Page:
12. affirmations
    personal statements that describe your motivation, focus, positive thoughts about yourself
  13. visualization
    a procedure that encourages people to think positively about speaking by taking them through the entire speech-making process
  14. What are the four types of speeches? (purposes)
    • informative
    • persuasive
    • entertainment
    • inspirational
  15. informative speech
    a speech that provides new information, explains complex terms and processes, and/or clarifies or corrects misunderstood information
  16. persuasive speech
    a speech that attempts to change audience opinions and/or behaviors
  17. entertainment speech
    a speech that tries to amuse, interest, divert, or "warm up" an audience
  18. inspirational speech
    a speech that brings like-minded people together, creates social unity, builds goodwill, or celebrates by arousing audience emotions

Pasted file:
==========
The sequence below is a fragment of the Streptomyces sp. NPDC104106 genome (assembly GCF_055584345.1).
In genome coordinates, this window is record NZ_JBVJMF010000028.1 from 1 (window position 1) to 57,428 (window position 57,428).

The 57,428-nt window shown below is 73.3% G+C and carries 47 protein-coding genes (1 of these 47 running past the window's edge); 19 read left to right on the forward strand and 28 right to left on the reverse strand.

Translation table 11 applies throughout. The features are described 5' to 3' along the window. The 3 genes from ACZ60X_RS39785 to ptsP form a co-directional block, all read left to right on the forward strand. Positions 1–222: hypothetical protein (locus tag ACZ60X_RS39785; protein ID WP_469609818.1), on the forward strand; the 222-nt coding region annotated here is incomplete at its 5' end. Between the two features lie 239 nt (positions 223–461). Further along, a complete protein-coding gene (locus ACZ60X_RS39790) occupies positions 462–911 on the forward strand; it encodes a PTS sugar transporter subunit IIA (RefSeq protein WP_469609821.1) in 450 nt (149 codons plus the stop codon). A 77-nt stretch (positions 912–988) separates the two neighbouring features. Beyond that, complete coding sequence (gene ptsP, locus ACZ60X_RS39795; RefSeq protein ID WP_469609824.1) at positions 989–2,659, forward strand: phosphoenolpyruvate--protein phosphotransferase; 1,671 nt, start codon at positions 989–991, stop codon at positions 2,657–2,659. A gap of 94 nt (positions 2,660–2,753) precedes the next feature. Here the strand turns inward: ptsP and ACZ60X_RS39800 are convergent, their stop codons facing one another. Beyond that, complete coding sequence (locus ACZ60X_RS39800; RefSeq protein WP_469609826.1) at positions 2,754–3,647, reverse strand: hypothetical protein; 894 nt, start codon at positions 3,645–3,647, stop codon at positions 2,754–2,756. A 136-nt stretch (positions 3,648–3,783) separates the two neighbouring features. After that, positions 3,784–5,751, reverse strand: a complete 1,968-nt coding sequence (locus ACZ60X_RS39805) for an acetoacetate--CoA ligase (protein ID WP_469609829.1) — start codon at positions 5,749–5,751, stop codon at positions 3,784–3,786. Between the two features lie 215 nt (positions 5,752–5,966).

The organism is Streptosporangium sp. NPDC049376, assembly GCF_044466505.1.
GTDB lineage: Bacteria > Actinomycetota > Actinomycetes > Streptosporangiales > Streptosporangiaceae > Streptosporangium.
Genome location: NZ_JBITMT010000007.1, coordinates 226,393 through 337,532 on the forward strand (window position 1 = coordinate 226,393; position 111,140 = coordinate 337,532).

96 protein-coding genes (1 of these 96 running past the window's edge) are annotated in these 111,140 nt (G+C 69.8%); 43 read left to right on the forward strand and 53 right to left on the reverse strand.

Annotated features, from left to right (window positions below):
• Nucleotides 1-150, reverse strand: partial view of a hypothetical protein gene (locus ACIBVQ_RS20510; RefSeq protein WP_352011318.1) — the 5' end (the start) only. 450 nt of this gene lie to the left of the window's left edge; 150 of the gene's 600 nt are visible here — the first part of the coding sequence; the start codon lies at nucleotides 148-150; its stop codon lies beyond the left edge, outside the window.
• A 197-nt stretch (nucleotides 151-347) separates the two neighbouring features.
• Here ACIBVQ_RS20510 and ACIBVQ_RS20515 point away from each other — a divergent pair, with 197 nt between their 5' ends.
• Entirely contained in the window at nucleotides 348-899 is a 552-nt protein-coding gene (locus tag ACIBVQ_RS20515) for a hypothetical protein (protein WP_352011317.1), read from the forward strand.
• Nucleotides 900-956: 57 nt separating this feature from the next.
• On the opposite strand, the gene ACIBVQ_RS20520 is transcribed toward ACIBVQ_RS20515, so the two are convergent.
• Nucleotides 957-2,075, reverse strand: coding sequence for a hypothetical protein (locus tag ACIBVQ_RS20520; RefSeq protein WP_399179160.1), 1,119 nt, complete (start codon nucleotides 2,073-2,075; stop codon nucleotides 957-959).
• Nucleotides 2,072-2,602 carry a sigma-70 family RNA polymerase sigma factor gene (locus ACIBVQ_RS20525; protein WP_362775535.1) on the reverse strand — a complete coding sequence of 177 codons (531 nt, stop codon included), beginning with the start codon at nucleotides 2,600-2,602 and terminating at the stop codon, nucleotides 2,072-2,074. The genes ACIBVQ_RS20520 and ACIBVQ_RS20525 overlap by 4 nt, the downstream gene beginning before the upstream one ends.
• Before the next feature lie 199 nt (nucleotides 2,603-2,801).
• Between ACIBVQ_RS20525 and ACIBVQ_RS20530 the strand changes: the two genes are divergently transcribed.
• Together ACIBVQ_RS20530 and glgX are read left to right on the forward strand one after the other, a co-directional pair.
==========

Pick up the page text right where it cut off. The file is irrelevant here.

19. difference between public and private purposes of your speech
    • public purpose: the publicly stated purpose of your speech
    • private purpose: the personal goal of your speech
  20. audience analysis
    refers to your ability to understand, respect, and adapt to audience members before and during your speech
  21. how to adapt to an audience
    • analyze the audience
    • gather useful information about your audience demographics (why they are there, knowledge about the topic, opinions about the topic)
    • recognize, interpret, and adapt to audience feedback before and during your speech
  22. ethos
    • "credibility"
    • enhances the likeliness of achieving the purpose of the speech
  23. factors affecting credibility
    • character (trustworthy, honest)
    • competence (knowledgeable, fair)
    • caring (warm, compassionate)
    • charismatic (dynamic, stimulating) <- secondary component of credibility
  24. What is an ethical speaker?
    a good person, who gives credit, and speaks truthfully
  25. What is an ethical audience?
    thinks critically, and is open minded and responsive
  26. Ways to develop credibility
    • do a personal inventory
    • be well prepared
    • enhance your immediacy
    • show that you care